Potholders! Made 'em myself! Gonna make more!
I'm really too tired to write this, but I'm going to give it a try. It's Monday, an everyday, normal sort of Monday, which is to say a Monday that doesn't involve sleeping in or lounging about with a cup of tea reading a novel like a Monday in mid-July might. No, it's the normal sort of Monday where one gets up at 6:45 a.m. and makes breakfasts and drives boys to school and walks the dog and eats breakfast and sits down on the couch and goes to work making up stories.
Pretty rough, huh? So why am I so beat? Still getting used to the routine, I guess. By next week, I should be leaping around like a happy tree frog at 9:45 p.m.. Just you wait.
It's nice to be back on a regular writing schedule, that's for sure. I'm very deep into making up a fictional town (in Kentucky, where my parents live and my ancestors roamed the mountains a long, long time ago), which is quite satisfying. Have you ever made up a town? You should try it.
What to tell you? Last week I looked out of my bathroom window and saw a squirrel hanging upside down from a dogwood tree. I thought it was dead, and I spent many minutes wondering how it had died. It didn't look traumatized, like maybe the hummingbirds had finally taken revenge on it for sucking all the nectar out of their feeder. It didn't look like it had fallen and broken its neck. No, it looked sort of peaceful. I decided it had died in its sleep of old age.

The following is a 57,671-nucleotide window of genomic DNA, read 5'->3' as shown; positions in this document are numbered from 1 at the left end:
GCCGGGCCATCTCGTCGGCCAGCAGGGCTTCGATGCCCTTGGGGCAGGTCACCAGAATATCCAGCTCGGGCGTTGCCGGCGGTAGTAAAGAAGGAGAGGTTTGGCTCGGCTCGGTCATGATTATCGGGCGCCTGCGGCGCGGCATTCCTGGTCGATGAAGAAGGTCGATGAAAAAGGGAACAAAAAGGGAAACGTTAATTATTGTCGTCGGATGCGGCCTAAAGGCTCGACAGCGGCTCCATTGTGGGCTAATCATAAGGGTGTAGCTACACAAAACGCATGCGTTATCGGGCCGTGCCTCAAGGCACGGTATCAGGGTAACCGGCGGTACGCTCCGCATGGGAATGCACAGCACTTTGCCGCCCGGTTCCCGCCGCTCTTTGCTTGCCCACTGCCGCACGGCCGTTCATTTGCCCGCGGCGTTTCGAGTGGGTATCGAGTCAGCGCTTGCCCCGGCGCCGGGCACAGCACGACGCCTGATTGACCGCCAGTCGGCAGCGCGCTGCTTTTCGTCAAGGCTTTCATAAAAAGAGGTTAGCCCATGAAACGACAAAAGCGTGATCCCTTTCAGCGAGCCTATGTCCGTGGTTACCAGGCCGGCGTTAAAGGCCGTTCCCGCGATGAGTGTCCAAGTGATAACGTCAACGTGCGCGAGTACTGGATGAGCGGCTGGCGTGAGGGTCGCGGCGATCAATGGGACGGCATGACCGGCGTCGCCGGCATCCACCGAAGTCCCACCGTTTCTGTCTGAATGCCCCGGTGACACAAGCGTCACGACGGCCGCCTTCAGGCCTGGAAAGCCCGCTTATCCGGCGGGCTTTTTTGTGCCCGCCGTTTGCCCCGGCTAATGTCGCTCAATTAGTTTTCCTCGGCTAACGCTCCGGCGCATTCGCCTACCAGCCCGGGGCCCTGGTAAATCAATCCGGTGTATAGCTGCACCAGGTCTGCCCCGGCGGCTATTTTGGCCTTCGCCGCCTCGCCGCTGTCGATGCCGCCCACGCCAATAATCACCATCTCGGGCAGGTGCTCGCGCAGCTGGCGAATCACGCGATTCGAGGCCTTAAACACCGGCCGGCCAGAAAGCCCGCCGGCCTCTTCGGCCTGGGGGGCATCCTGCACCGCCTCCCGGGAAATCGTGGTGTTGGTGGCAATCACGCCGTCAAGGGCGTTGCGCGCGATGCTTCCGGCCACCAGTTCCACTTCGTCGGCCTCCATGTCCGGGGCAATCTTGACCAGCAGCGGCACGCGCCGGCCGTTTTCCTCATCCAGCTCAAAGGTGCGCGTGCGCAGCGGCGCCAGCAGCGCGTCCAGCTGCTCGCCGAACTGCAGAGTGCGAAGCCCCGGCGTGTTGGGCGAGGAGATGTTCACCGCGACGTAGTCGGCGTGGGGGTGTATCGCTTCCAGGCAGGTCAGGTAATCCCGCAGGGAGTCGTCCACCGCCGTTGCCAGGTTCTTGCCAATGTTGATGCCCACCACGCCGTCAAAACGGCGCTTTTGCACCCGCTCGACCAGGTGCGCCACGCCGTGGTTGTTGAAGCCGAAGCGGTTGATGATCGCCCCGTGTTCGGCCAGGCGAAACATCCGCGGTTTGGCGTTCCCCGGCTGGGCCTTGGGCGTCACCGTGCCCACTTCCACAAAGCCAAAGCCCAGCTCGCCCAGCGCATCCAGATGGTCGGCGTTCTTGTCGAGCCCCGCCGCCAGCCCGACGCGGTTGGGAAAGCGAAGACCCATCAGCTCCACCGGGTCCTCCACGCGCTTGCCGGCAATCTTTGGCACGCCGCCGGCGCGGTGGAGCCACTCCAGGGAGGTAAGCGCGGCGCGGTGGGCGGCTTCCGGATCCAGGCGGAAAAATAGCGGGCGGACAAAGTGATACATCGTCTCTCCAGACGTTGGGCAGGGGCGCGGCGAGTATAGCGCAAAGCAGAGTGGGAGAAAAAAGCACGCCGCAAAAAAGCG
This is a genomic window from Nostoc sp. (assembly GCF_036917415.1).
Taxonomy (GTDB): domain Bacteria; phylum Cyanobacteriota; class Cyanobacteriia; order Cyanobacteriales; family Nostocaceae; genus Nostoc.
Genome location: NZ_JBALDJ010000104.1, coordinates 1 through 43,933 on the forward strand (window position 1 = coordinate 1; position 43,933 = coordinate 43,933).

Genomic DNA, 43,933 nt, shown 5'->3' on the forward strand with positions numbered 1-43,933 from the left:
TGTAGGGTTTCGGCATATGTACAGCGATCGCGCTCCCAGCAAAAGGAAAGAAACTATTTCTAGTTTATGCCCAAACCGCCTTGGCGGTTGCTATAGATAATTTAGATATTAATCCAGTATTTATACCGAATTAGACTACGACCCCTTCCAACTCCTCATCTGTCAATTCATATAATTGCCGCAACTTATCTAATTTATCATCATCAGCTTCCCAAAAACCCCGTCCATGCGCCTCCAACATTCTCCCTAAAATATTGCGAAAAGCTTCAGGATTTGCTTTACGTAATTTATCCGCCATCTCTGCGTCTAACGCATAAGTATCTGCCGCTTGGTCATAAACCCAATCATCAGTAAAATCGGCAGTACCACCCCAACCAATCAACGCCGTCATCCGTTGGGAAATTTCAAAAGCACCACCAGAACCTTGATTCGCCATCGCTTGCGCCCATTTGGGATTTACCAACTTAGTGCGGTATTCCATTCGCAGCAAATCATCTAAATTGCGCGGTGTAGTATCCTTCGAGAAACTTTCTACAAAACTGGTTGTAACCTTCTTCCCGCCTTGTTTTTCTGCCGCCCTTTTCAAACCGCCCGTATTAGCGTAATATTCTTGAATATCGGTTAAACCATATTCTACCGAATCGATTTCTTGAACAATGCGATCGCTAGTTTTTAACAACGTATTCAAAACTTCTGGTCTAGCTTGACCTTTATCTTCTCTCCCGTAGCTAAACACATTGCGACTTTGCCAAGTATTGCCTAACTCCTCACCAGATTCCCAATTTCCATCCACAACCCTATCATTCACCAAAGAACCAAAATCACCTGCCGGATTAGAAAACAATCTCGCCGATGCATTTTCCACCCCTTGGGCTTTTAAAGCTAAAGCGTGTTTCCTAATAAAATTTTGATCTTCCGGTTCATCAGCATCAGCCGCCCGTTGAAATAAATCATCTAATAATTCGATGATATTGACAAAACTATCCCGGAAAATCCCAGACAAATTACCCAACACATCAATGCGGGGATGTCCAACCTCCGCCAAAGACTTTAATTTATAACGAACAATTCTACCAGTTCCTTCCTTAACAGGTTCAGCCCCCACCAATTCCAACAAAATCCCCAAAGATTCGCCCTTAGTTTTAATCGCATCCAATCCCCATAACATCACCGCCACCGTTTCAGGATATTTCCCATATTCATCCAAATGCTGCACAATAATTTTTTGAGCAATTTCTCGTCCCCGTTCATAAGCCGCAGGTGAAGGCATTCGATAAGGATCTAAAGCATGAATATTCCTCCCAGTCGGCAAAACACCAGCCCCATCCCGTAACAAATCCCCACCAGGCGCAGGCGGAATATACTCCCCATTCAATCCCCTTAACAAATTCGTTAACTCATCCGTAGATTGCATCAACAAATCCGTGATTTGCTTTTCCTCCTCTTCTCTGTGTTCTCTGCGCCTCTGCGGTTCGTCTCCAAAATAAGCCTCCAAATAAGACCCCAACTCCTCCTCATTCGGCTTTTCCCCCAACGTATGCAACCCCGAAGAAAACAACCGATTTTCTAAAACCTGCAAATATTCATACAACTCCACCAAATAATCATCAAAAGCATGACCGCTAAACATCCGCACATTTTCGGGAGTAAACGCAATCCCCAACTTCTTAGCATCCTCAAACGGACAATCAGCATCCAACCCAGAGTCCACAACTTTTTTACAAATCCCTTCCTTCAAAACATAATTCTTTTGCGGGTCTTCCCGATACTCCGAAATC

And then I realized it was chomping away on the little dogwood berries and not dead at all. Stupid squirrel.
I had a glass of wine with my recently widowed neighbor on Saturday night. I was afraid going over there that I might cry, or say something stupid, or that it would just be so, so sad. And it was sad, and a couple of times I almost cried. But we also laughed a lot and talked about all sorts of things other than her husband's dying, but we talked about that, too, and what shape her grief is taking right now (exhaustion, mostly), and how everyday surprises her with some new realization about life without Adam.
This neighbor and I had only just started on the path toward a real friendship a few months before her husband was diagnosed with a brain tumor, and what surprised me most about Saturday night is that we're still on that path. I thought that given everything she's been through, she wouldn't be able to grow a friendship right now, that we'd have to wait a couple years and start over. But nope, there we were, talking and laughing and telling stories on ourselves. It was lovely. And sad. And good.
Will and the Man made an arrow with a real arrow head on Saturday. When I went on my walk on Sunday, Will asked me to look for a feather, and I found one. You don't find a feather every day. Why is that? Do they all get stuck in the trees? Like dead squirrels? Or maybe the squirrels eat them. Stupid squirrels.
Okay, time for bed.